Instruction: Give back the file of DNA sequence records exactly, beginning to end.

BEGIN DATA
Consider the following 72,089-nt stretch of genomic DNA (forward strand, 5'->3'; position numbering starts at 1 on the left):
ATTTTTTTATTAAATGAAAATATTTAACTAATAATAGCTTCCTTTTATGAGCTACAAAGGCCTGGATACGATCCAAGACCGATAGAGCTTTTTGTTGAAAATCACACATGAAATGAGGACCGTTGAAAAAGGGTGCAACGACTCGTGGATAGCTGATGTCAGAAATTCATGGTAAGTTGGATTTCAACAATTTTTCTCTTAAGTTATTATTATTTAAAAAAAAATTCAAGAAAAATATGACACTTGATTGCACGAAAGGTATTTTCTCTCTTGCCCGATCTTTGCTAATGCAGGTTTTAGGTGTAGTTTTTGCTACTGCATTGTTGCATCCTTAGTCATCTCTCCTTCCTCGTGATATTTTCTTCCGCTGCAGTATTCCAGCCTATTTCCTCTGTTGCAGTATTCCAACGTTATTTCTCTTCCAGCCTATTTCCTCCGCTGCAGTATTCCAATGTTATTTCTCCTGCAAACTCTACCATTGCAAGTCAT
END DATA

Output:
Consider the following 72,089-nt stretch of genomic DNA (forward strand, 5'->3'; position numbering starts at 1 on the left):
ATTTTTTTATTAAATGAAAATATTTAACTAATAATAGCTTCCTTTTATGAGCTACAAAGGCCTGGATACGATCCAAGACCGATAGAGCTTTTTGTTGAAAATCACACATGAAATGAGGACCGTTGAAAAAGGGTGCAACGACTCGTGGATAGCTGATGTCAGAAATTCATGGTAAGTTGGATTTCAACAATTTTTCTCTTAAGTTATTATTATTTAAAAAAAAATTCAAGAAAAATATGACACTTGATTGCACGAAAGGTATTTTCTCTCTTGCCCGATCTTTGCTAATGCAGGTTTTAGGTGTAGTTTTTGCTACTGCATTGTTGCATCCTTAGTCATCTCTCCTTCCTCGTGATATTTTCTTCCGCTGCAGTATTCCAGCCTATTTCCTCTGTTGCAGTATTCCAACGTTATTTCTCTTCCAGCCTATTTCCTCCGCTGCAGTATTCCAATGTTATTTCTCCTGCAAACTCTACCATTGCAAGTCAT